An Improper Arrangement

By: Kasey Michaels


Battle of Champaubert

10 February 1814

GABRIEL SINCLAIR HAD talked his friends into many a wild start or dubious enterprise over the years, but the objectives always had been entertainment, adventure and, often, since they’d grown into manhood, willing women.

Which didn’t explain why they’d followed him this time, as the only things certain were they’d be cold, bored and forced to miss their noon meal, not that the last could be considered much of a sacrifice.

There wouldn’t be any more large battles, everyone said so, especially after the Allied Army’s thorough trouncing of Napoleon’s troops at La Rothière. Any day now, Boney would present an offer of abdication, hand back his crown and they could all go home.

“Tell me again why we’re up here, Gabe, risking frostbite to our most treasured appendages,” his friend Cooper Townsend said, wrapping his greatcoat more tightly around himself. “Our Russian friend camped us in the wrong spot?”

“I think we’ve already agreed on that. They’re all acting as if the war’s already over,” Gabriel muttered as he studied the crude map he’d drawn a day earlier, while out reconnoitering on his own. It wasn’t that he didn’t trust England’s ally; he merely trusted himself more. He was also partial to giving orders, not taking them, and hadn’t been best pleased to be ordered to join with the Russians. “Look at this, Rigby,” he demanded, shoving the map under Jeremiah Rigby’s nose. “Five thousand men, all but deserted by Blücher and stretched thin like pulled taffy. Our affable host, the dear General Olssufiev, has yet to set out half the needed sentries, and the few he did do nothing but hide in the bushes and snore their heads off.”

“Not the ones we kicked awake when we first got up here,” Cooper said, grinning. “Only real enjoyment I’ve had in days.”

Gabriel ignored him and continued making his point. “One sharp bite on the taffy and the French are through our lines, and with nothing at our backs but a half-frozen river.”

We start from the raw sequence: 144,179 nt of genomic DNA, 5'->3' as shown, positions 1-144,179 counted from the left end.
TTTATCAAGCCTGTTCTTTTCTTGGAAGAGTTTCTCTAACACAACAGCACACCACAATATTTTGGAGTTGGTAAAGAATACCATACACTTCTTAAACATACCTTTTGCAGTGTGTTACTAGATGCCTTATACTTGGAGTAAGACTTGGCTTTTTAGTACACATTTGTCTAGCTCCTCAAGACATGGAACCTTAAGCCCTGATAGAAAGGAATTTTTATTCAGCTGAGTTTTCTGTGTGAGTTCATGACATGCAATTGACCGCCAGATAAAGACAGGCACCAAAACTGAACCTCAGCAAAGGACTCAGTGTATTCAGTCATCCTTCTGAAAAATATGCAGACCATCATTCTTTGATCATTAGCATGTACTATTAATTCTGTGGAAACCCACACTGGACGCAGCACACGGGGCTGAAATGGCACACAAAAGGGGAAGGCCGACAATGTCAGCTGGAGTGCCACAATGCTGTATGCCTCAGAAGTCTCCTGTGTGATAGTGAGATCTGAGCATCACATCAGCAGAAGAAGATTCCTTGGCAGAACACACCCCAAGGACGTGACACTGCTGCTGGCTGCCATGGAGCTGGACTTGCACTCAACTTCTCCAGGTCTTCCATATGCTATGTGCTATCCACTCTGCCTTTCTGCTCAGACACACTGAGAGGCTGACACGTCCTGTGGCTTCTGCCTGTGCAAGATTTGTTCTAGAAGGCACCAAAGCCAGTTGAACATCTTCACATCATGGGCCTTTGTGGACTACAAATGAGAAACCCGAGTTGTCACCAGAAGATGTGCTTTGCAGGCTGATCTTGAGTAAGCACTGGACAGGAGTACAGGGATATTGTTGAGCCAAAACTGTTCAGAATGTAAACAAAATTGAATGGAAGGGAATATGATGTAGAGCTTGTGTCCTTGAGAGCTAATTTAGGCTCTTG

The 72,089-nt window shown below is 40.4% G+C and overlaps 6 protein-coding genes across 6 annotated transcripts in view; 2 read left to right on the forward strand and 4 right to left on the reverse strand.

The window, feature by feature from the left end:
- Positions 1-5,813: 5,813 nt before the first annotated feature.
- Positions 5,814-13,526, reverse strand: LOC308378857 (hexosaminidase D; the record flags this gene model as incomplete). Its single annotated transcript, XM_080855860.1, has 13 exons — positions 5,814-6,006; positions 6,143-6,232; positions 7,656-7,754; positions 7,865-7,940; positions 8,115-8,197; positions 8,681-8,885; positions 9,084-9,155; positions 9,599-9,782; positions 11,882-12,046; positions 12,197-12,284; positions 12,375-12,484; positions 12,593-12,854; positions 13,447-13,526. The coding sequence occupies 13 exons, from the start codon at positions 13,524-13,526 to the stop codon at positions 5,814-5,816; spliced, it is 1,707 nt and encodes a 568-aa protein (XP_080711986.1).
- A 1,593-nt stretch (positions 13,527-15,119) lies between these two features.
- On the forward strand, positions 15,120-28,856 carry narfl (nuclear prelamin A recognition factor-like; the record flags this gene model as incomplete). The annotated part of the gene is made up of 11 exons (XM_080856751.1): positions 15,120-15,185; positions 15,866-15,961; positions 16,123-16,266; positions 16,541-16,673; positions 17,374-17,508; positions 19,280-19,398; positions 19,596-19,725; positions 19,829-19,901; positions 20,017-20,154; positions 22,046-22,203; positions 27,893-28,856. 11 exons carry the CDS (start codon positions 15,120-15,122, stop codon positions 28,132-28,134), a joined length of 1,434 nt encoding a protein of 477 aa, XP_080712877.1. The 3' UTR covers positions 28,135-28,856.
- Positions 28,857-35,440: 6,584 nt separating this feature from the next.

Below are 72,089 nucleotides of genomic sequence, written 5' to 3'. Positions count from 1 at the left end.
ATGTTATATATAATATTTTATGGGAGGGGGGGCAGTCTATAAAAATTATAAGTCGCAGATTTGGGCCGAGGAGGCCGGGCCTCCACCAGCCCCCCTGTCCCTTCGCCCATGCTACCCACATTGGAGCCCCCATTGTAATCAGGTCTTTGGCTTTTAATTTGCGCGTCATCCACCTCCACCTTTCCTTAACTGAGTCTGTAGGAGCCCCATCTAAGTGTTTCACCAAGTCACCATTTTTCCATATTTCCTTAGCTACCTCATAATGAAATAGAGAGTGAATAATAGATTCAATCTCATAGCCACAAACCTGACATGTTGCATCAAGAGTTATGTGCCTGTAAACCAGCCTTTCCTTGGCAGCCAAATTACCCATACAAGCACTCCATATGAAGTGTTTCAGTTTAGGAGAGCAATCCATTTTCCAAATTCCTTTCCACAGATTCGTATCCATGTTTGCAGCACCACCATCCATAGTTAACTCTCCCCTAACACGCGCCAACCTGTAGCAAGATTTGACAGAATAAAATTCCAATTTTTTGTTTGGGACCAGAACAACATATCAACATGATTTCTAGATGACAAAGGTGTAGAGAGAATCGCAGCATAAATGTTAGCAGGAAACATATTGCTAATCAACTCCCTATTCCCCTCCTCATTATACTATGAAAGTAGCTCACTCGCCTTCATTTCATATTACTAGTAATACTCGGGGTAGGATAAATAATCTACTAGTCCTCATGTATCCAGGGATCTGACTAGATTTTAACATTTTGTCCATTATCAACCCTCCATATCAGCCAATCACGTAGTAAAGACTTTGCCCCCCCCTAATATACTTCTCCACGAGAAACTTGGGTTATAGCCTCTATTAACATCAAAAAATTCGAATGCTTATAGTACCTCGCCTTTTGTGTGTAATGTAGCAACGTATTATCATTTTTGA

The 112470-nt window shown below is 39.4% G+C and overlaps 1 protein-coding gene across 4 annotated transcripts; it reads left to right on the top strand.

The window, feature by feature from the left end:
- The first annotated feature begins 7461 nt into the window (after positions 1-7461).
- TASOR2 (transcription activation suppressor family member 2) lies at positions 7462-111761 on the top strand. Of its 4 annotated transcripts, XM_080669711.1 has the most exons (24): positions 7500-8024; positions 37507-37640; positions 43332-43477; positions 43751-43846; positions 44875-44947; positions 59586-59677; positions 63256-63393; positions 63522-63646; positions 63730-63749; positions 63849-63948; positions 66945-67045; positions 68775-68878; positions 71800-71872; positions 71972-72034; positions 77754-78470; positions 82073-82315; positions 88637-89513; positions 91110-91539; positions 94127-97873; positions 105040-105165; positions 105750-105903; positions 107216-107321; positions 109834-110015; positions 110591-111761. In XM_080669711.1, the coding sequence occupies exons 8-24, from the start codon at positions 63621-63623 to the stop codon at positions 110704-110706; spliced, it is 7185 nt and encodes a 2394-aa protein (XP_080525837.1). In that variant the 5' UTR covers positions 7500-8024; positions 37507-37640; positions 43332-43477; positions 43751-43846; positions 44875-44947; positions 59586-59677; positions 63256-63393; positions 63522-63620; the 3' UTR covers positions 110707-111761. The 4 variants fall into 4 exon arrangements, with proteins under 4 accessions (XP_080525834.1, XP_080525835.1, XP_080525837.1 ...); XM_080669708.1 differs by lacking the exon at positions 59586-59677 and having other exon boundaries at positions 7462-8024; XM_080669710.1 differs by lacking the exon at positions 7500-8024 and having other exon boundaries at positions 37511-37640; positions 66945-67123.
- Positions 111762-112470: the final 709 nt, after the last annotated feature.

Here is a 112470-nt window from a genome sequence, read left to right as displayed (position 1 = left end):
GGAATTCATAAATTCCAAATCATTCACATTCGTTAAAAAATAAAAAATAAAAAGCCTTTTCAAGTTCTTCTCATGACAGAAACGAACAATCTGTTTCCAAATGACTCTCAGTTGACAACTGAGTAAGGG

“Yes, yes, very pretty. You’re quite the artist with words, Gabe. Not that I can decipher the thing.” Jeremiah Rigby pushed the offending map away. “Worse, now I’m hungry for taffy.” He winked at Cooper. “Wouldn’t mind a rabbit, either, come to think of it. Since we’ve seen no French, what say you we scrap this ridiculous patrol you bludgeoned us all into, Gabe, and turn it into a hunting party?”

“Not yet, boys. Our doomsday prophet might yet be right. Shame, if true, but odd things happen all the time.”

They all turned to Darby Travers, who, for lack of anything else to do, had been lazily scanning the horizon with a spyglass.

“Give me that—it’s mine. See? It’s got my name inscribed right there, below my grandfather’s. It was a gift to him when he represented England in the court of Russia’s own Empress Elizabeth. We lived there for several years, and that’s how Papa managed to— Well, I didn’t give you permission to touch it.”

“Christ, Neville, you’re worse than a nursery brat fighting over his toys,” Gabriel said as the last of their small reconnaissance party grabbed the spyglass and stood straight up before being pulled back down by his breeches. “Idiot beanpole—why not wave a flag while you’re at it? What did you see, Darby?”

“Sunlight reflecting off metal, just as somebody else would see it bouncing off that spyglass. At least I think I did. Just inside those trees on the other side of the field. I’d call it three hundred yards. I saw flashes not once but twice, in two different areas.”

“It’s probably one of our patrols,” Neville said, sticking the glass to his eye, then fighting to focus in on the tree line. “Where? I don’t see anything.”

“Surprised he’s looking into the correct end,” Darby said, rubbing his cold hands together.

“Oh, now that’s harsh, Darby. Shame on you.” Rigby turned to Gabriel, whispering none too quietly, “Remind me again why you thought we needed to drag this fuzzy-cheeked halfling along with us?”

“It wasn’t simply because he asked so prettily—I’ll tell you that. I thought he might come in handy. An idea, when looked at in hindsight, that wasn’t particularly brilliant. But he speaks Russian, remember? Only one of us who does, if we need to get a message to Olssufiev in a hurry. Otherwise, if you also recall, we were going to tie him to his tentpole so he wouldn’t wander.”

Young Neville pushed his unruly black hair out of his eyes while looking momentarily nonplussed, but then seemed to come to a decision. “You want me to go tell the general, don’t you? But what do I tell him? So far, all we’ve seen is some reflections. We can’t know if it’s one of our own patrols or Boney’s whole army massing in those trees for an attack.”

“Remarkably, I believe I agree with the infant. He must have once read a book or something. Myles, there may be hope for you yet.” Gabriel spat on the ground beside him.